I’m about halfway through Book Love by Penny Kittle and it is giving me a lot of ideas about how I want to run my independent reading program next year.
The introduction has some shocking research about young readers. I mean, we know these things, but it is still depressing:
- “All adolescents are reading less. There is a downward trend in voluntary reading by youth at middle and high school levels over the past two decades.” – Carol Gordon and Ya-Ling Liu 2007 (as cited by Kittle, p. 2)
- There has been a “downward trend in reading among secondary-school-age students since 1992: less than one third of thirteen-year-olds are daily readers, and fifteen- to -twenty-four-year-olds spend only seven to ten minutes per day on voluntary reading.” – National Endowment for the Arts 2007 (as cited by Kittle p. 2)
I can also add the recent report from Common Sense Media (2014): “33% of thirteen-year-olds and 45% of seventeen-year-olds say they read for pleasure no more than one to two times per year.” Click here for Common Sense Media’s Infographic: Children, Teens, and Reading (2014)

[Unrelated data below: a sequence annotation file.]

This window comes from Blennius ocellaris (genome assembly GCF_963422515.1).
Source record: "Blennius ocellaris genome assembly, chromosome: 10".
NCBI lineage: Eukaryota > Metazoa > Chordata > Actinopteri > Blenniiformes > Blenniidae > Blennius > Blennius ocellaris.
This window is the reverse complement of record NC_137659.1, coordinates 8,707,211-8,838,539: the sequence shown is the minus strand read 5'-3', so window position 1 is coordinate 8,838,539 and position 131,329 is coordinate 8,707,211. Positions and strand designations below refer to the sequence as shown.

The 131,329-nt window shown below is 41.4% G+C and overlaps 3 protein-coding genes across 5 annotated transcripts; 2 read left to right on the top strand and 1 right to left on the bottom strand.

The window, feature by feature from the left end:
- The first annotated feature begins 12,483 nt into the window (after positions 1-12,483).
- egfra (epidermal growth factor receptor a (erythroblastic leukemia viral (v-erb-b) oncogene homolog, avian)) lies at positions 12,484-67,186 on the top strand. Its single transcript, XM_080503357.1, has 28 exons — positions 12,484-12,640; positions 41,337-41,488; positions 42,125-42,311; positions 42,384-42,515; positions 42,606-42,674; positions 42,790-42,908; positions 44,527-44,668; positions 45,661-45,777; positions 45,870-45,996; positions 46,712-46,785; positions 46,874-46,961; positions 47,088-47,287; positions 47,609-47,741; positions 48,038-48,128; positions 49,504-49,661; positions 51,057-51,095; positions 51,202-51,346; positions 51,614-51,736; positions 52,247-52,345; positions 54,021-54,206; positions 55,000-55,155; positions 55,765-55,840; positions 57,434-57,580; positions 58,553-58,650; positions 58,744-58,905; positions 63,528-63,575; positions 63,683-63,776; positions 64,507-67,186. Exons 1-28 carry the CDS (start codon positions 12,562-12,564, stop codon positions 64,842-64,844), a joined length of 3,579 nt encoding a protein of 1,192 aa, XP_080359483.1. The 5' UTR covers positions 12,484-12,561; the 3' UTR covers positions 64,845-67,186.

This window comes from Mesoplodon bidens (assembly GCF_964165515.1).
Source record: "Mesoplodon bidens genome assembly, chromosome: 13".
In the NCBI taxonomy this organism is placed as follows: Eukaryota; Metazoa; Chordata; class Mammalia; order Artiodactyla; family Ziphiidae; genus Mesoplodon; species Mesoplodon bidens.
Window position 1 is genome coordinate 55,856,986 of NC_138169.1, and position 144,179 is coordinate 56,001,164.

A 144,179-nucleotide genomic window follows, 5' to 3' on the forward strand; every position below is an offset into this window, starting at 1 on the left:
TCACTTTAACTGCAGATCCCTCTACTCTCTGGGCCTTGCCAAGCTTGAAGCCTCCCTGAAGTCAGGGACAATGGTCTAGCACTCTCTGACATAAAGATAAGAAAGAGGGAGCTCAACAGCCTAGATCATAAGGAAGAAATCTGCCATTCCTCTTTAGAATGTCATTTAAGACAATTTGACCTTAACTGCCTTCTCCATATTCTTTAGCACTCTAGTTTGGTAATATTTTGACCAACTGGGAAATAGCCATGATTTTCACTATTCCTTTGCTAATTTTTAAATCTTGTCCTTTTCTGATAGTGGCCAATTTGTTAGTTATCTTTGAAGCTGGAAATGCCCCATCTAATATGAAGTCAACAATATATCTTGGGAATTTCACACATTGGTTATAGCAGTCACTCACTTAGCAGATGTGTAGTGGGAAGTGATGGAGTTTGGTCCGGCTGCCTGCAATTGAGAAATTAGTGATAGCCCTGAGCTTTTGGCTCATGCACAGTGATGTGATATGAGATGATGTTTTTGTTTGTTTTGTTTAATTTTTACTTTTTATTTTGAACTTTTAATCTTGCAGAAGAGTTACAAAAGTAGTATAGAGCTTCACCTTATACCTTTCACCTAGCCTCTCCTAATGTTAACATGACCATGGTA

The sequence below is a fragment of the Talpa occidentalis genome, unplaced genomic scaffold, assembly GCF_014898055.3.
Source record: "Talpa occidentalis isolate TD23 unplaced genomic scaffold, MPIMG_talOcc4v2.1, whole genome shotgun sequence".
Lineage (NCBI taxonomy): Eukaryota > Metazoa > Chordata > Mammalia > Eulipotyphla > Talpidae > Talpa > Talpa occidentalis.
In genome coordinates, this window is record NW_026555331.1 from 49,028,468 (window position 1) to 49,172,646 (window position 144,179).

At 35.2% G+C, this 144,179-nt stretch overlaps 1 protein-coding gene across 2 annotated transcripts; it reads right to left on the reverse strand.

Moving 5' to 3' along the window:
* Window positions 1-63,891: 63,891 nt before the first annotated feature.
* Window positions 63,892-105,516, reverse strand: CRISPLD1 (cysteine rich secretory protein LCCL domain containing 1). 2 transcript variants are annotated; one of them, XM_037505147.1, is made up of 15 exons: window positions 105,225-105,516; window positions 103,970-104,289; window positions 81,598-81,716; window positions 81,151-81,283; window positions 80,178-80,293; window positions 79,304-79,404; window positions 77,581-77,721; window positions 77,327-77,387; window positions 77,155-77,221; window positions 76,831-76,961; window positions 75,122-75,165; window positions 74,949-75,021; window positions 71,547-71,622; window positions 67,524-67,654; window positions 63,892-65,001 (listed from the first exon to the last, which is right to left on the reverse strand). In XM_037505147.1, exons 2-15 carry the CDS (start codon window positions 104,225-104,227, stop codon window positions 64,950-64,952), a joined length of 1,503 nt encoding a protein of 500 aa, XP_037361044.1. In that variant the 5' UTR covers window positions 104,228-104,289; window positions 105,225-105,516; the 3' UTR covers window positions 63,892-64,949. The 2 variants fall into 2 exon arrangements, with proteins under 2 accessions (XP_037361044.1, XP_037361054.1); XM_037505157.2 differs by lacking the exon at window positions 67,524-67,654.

Like Kelly Gallagher’s Readicide, Kittle is calling for English teachers—well for all teachers really—to focus on motivating kids to read more. Not necessarily the classics. Not the six required classroom novels. But to read for the joy of it. And to use class time for reading workshops and conferences.
I am so convinced by Kittle’s argument that I plan on revamping my independent reading program for next year. I hope to do a lot of strategizing over the summer, so I can convince my PLC members, administrators, students, and parents that using class time for independent reading is worth it. We know that most kids aren’t reading or that they aren’t reading enough. We have to do something about it.
Before I stop, I want to record great passage from Book Love. If I write it here, maybe I’ll stay inspired against the onslaught of beginning-of-year panic planning. By the way, I have many many questions about how I could actually do what Kittle does in here classroom. She sounds like some kind of Jedi master at getting kids to read, but still I’m willing to try.
“Readers need books that carry them along, compelling them to read. Readers need goals for the quarter, for the year, and we need to pay attention to quantity as well as quality in their reading lives. We can keep kids accountable with sustained pressure and encouragement, cultivating engagement with a wide variety of books” (Kittle, p. 8).